Yates Petroleum Corp., one of the largest closely held U.S. oil producers, is seeking a buyer in a transaction that may generate billions of dollars, said three people with knowledge of the matter.
The company, controlled by members of New Mexico’s Yates family, has solicited bids in recent days from some of the world’s biggest oil companies, said the people, who spoke on condition of anonymity because the matter is private. The company is working with JPMorgan Chase & Co., the people said.
Yates’s finances aren’t public, making it difficult for outsiders to estimate how much the company might be worth. Oil & Gas Financial Journal estimated in 2009 that Artesia, New Mexico-based Yates was the fourth-largest private oil and natural-gas company in the U.S., producing the equivalent of 8.77 million barrels of oil.
A sale may be the largest of a family-owned oil company since a KKR & Co.-led group bought Samson Investment Co. for $7.2 billion last year. Two different arms of Tulsa, Oklahoma-based Samson, owned by the Schusterman family, were ranked third and fifth on Oil & Gas Financial Journal’s list, with a total of 22 million barrels of production.
The Yates family is seeking to complete a transaction before the end of the year, when the U.S. income tax rate on capital gains is due to increase, the people said. Members have also discussed selling shares to the public, the people said.
James Lucas, a spokesman for Yates Petroleum, said the company doesn’t comment on speculation. Tasha Pelio, a spokeswoman for JPMorgan, declined to comment.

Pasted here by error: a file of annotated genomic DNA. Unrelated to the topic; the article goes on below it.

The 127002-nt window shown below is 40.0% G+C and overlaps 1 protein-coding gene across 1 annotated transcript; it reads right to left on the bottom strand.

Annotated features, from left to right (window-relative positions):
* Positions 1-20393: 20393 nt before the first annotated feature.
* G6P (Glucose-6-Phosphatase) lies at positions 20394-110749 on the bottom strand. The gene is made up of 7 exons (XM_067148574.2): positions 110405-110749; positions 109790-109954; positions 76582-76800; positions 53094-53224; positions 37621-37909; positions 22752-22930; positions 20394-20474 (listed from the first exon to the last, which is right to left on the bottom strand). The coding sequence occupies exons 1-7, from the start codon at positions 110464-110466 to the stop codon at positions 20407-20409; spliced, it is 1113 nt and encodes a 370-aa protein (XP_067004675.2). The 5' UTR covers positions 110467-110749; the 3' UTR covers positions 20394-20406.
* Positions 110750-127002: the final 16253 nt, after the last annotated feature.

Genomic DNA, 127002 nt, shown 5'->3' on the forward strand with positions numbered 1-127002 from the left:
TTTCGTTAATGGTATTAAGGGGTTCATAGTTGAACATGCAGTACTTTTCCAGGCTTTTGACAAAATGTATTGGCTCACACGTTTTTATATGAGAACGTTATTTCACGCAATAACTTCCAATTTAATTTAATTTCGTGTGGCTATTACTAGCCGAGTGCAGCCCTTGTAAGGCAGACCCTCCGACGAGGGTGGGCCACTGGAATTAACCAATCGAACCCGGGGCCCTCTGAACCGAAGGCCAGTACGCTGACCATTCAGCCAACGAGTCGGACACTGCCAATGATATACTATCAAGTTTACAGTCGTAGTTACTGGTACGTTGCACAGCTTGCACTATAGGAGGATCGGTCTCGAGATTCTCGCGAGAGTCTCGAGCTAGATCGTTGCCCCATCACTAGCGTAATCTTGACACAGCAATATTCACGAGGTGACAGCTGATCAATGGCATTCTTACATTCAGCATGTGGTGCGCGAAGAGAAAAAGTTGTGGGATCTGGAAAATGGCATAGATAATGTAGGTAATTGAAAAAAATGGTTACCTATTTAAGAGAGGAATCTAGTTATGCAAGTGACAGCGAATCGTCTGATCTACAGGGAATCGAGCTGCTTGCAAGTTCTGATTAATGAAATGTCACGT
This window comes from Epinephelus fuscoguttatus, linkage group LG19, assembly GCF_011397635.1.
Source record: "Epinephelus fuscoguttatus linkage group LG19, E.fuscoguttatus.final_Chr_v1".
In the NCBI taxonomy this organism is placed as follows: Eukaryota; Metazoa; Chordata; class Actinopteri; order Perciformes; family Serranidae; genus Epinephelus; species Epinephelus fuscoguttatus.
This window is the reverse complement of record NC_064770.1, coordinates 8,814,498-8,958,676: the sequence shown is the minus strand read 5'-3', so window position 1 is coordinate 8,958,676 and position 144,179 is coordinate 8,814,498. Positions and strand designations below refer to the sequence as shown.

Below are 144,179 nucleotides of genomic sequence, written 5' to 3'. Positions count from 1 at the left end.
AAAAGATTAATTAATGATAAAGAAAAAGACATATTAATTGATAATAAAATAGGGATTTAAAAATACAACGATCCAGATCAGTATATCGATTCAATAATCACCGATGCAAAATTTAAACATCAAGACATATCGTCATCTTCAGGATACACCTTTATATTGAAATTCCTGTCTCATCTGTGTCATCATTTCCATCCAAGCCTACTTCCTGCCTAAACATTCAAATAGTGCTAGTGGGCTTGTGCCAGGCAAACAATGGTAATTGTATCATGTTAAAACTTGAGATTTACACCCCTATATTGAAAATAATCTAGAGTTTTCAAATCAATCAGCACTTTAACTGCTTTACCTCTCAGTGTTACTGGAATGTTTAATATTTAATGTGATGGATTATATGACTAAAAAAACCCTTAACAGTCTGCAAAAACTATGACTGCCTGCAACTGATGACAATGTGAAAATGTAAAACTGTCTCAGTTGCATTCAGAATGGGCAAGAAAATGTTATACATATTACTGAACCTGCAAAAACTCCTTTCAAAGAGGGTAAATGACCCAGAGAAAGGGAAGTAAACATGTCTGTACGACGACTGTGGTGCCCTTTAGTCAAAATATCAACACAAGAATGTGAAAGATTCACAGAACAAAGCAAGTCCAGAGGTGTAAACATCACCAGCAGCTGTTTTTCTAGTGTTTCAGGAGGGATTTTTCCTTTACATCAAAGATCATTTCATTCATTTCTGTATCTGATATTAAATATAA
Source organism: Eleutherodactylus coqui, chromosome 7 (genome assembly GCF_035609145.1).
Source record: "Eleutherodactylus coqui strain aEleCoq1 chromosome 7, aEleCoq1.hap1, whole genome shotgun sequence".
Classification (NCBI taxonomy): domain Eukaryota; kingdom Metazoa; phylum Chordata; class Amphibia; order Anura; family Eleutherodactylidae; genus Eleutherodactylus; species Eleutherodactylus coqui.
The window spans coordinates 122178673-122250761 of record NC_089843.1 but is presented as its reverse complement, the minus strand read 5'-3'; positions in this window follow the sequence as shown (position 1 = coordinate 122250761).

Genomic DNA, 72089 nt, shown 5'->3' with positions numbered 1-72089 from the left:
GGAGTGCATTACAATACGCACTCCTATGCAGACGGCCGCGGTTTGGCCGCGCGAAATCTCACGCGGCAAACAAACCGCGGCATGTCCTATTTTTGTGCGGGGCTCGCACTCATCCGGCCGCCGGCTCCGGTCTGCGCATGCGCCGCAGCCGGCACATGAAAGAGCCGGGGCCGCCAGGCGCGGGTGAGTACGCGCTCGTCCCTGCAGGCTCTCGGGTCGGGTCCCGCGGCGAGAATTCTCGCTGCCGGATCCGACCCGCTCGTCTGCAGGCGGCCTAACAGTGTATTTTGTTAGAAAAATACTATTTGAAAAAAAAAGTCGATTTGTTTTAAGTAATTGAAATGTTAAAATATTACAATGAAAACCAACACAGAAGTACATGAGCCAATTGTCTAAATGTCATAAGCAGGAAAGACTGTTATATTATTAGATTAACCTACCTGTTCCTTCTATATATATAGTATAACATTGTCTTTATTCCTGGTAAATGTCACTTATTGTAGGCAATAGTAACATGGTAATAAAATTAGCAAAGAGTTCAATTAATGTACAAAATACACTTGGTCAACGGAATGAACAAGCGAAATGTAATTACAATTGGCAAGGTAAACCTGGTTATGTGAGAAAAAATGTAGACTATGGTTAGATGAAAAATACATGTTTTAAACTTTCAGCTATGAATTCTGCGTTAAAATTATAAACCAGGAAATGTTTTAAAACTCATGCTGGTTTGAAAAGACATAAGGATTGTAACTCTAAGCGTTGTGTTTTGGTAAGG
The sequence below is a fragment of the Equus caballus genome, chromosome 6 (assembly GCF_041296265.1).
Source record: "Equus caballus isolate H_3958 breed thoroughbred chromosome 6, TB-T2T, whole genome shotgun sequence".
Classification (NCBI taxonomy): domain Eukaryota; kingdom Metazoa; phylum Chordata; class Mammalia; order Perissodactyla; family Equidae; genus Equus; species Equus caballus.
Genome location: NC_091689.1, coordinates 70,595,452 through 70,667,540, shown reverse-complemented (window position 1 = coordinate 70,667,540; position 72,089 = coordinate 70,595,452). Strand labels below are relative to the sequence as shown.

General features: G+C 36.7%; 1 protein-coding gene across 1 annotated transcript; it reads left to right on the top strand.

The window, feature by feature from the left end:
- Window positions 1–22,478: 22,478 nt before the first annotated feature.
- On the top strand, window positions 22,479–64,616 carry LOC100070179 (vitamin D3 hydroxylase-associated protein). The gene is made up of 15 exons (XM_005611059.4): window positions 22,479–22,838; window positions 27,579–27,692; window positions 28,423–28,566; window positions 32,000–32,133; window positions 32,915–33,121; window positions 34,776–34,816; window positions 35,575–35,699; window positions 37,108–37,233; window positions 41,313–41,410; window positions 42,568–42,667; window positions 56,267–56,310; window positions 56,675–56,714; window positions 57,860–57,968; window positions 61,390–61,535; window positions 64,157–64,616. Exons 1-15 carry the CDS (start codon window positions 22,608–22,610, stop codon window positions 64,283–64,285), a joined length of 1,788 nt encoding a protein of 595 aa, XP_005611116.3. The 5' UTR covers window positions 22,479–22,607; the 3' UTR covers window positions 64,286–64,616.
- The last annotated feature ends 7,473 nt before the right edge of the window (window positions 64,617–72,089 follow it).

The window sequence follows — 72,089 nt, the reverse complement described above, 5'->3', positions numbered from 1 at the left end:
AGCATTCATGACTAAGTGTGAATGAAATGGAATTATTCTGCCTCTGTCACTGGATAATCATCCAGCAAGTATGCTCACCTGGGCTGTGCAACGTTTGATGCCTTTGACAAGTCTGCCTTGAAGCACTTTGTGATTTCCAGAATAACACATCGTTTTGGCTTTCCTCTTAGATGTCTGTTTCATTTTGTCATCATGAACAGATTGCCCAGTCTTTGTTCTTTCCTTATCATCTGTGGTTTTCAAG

Yates may be seeking to benefit from growing interest among major oil companies in the Permian Basin, an oil-rich stretch of west Texas and southern New Mexico, which had its first oil boom almost a century ago. It’s the most active drilling area in the U.S., according to Bloomberg Industries.
“When you look for potential opportunities in adding and growing a resource base, the Permian Basin is clearly one that stands out,” Scott Hanold, an analyst at RBC Capital Markets LLC in Minneapolis, said in a telephone interview today. “The advent of some of the new horizontal technology is just starting to take hold in the Permian.”
Chevron Corp., Royal Dutch Shell Plc, and Apache Corp. have all agreed to major acquisitions in the Permian Basin since the start of 2010. That year, Concho Resources Inc. bought the assets of Yates’ crosstown rival, closely held Marbob Energy Corp., for $1.65 billion.
Wildcatter Martin Yates Jr. pioneered oil and gas exploration in New Mexico in the 1920s, when, according to family lore, his wife’s intuition directed him to the location of his first successful well. His grandchildren are now involved in the business.
Different branches of the family control affiliated oil and gas companies, adding to the complexity of a potential sale, the people said. As many as 20 different Yates companies, backed by different family members, sometimes compete against each other for projects, the New York Times reported in 2004.
Yates was the largest holder of leases to drill for oil and gas on U.S. government land, according to a 2004 report by Environmental Working Group, a Washington-based organization that is critical of the government’s leasing policies. The company operates in 13 states, with most of its production in New Mexico and Wyoming, according to a 2009 statement by one of Yates’ technology vendors.
One related company, Yates Drilling Co., was sold to Occidental Petroleum Corp. in 2010, the New Mexico Business Weekly reported that year, citing sources including an executive at another local oil company. Neither Yates Drilling nor Occidental confirmed the sale to the Business Weekly.